Collaboration Principle: The worst of projects can succeed within a basis of trust, and the best of projects will likely fail without it.

It has been said that the worst of projects were successful because, even during the down-and-out periods, project members and business communities trusted each other. Together they pulled a project through the battles to victory. It has also been said that the best of projects and systems failed because no trust existed.2 When no trust exists, each source of irritation or project component failure brings the project closer to its knees. A baseline level of trust must be in place as a project begins. Trust develops more completely as a project’s work groups or teams grow comfortable in the natural dependencies between them. There are various levels of trust in any collective group of people; EHR systems are no exception. All levels within an organization must trust, and be trusted, for maximum use of group synergy.

Those who hold the corporate purse strings, or control the organizational finances, must trust the rest of the organization to be good stewards of the millions of dollars often required to get a system into production. They must also trust that the proposed budget reflects the true costs or costs as commonly computed within the organization. If they take the fiscal stewardship of the organization seriously, they will ask for a cost/benefit analysis or strong reasons about value to help in their prioritization of this capital expenditure relative to other capital expenditure requests.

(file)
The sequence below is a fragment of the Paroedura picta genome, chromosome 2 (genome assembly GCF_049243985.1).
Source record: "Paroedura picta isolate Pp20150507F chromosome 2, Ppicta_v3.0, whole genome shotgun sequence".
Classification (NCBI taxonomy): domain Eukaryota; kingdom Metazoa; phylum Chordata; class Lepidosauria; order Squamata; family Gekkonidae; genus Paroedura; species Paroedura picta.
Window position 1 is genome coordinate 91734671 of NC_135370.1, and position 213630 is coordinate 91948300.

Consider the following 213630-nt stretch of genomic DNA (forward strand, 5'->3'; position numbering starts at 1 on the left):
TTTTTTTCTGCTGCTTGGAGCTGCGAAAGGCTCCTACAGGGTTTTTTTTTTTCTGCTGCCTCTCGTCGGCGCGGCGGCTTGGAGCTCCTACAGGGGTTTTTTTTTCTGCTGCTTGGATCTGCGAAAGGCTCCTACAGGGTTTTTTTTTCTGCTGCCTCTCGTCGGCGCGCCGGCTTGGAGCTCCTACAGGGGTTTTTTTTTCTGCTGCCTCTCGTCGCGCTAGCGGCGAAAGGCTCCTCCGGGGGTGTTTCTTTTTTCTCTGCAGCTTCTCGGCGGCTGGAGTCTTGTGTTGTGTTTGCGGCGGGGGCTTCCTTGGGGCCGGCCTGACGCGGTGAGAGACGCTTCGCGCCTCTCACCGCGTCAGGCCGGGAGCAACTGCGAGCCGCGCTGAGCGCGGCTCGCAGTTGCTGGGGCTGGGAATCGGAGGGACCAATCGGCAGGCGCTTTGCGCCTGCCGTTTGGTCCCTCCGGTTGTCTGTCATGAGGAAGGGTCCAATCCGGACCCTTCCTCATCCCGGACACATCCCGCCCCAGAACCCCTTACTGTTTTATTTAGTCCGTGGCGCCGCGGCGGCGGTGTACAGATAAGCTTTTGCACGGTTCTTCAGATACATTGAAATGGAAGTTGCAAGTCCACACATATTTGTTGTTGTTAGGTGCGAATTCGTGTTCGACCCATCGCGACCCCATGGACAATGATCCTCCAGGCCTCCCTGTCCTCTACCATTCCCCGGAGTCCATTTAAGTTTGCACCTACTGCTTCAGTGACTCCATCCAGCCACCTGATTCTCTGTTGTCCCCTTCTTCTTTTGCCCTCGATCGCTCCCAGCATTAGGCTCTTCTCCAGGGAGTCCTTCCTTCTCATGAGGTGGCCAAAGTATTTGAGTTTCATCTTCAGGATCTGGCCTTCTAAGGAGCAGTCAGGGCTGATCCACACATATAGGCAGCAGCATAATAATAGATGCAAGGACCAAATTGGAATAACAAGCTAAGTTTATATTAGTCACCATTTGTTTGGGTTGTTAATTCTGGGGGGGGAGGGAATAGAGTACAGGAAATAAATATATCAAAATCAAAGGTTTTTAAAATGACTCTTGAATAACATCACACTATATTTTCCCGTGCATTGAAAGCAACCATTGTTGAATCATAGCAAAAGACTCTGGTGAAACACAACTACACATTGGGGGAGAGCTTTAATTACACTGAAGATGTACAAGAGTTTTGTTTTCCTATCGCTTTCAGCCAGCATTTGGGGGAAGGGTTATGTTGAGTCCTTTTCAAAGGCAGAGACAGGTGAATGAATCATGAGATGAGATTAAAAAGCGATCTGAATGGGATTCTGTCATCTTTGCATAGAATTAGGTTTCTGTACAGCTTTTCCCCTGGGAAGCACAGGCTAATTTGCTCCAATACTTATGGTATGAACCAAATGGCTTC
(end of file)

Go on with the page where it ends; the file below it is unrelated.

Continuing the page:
Project steering committee members need to trust that their fight for the capital dollars will result in tangible computer systems. They also must trust that the people who will be empowered to select or create and implement the system have the talents and the will to do so. They may also trust that the potential system users have or will acquire the computer skills and aptitudes needed to use the system. Do they have these trusts?

User managers are the most trusting of all, especially if they are true champions of a potential system. They trust that the people above them will act on their commitment of resources. They trust that the users they supervise will embrace the system, or at least accept it and make it work. They trust that I/S staff know how to implement and support the desired system, have budgeted appropriately, and will supply resources when needed.

If a system will be purchased, the organization must trust vendor representatives who provide sales information about the product, help to configure the system for use, and support implementation at time of going live. Do they trust that the vendor will deliver the promised system? Will the vendor work to fit their product to the client’s environment or build only what sells in the marketplace?

The I/S staff must trust the user community to know what it wants and needs in system functionality. They must also believe that the users will deliver the human resources necessary to participate actively in the project that the user community will ultimately own. They must also trust that the business community stands ready to basically own and functionally support the system after implementation.